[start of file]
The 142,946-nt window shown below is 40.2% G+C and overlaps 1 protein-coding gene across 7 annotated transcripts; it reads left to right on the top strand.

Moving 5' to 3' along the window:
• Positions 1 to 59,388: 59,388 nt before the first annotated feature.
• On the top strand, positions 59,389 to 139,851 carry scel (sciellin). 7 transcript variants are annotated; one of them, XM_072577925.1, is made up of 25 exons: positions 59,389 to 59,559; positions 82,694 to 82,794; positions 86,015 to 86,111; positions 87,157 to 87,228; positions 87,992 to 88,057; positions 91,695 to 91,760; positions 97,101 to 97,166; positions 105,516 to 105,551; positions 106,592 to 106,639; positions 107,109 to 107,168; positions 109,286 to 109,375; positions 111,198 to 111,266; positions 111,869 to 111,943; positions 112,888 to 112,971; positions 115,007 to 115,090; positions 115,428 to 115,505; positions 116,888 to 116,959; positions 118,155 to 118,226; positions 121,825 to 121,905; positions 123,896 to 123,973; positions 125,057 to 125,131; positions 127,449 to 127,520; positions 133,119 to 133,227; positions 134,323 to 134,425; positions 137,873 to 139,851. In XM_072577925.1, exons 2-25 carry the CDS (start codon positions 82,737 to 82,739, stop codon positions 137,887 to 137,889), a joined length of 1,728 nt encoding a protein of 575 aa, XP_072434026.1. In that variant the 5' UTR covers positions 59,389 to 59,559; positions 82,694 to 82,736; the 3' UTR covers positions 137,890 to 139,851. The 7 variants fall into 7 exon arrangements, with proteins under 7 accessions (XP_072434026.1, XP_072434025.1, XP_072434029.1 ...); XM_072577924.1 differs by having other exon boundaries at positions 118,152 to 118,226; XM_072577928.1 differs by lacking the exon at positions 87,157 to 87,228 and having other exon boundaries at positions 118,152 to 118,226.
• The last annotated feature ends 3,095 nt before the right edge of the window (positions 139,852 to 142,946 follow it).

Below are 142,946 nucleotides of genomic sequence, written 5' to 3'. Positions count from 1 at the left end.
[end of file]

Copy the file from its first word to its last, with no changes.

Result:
The 142,946-nt window shown below is 40.2% G+C and overlaps 1 protein-coding gene across 7 annotated transcripts; it reads left to right on the top strand.

Moving 5' to 3' along the window:
• Positions 1 to 59,388: 59,388 nt before the first annotated feature.
• On the top strand, positions 59,389 to 139,851 carry scel (sciellin). 7 transcript variants are annotated; one of them, XM_072577925.1, is made up of 25 exons: positions 59,389 to 59,559; positions 82,694 to 82,794; positions 86,015 to 86,111; positions 87,157 to 87,228; positions 87,992 to 88,057; positions 91,695 to 91,760; positions 97,101 to 97,166; positions 105,516 to 105,551; positions 106,592 to 106,639; positions 107,109 to 107,168; positions 109,286 to 109,375; positions 111,198 to 111,266; positions 111,869 to 111,943; positions 112,888 to 112,971; positions 115,007 to 115,090; positions 115,428 to 115,505; positions 116,888 to 116,959; positions 118,155 to 118,226; positions 121,825 to 121,905; positions 123,896 to 123,973; positions 125,057 to 125,131; positions 127,449 to 127,520; positions 133,119 to 133,227; positions 134,323 to 134,425; positions 137,873 to 139,851. In XM_072577925.1, exons 2-25 carry the CDS (start codon positions 82,737 to 82,739, stop codon positions 137,887 to 137,889), a joined length of 1,728 nt encoding a protein of 575 aa, XP_072434026.1. In that variant the 5' UTR covers positions 59,389 to 59,559; positions 82,694 to 82,736; the 3' UTR covers positions 137,890 to 139,851. The 7 variants fall into 7 exon arrangements, with proteins under 7 accessions (XP_072434026.1, XP_072434025.1, XP_072434029.1 ...); XM_072577924.1 differs by having other exon boundaries at positions 118,152 to 118,226; XM_072577928.1 differs by lacking the exon at positions 87,157 to 87,228 and having other exon boundaries at positions 118,152 to 118,226.
• The last annotated feature ends 3,095 nt before the right edge of the window (positions 139,852 to 142,946 follow it).

Below are 142,946 nucleotides of genomic sequence, written 5' to 3'. Positions count from 1 at the left end.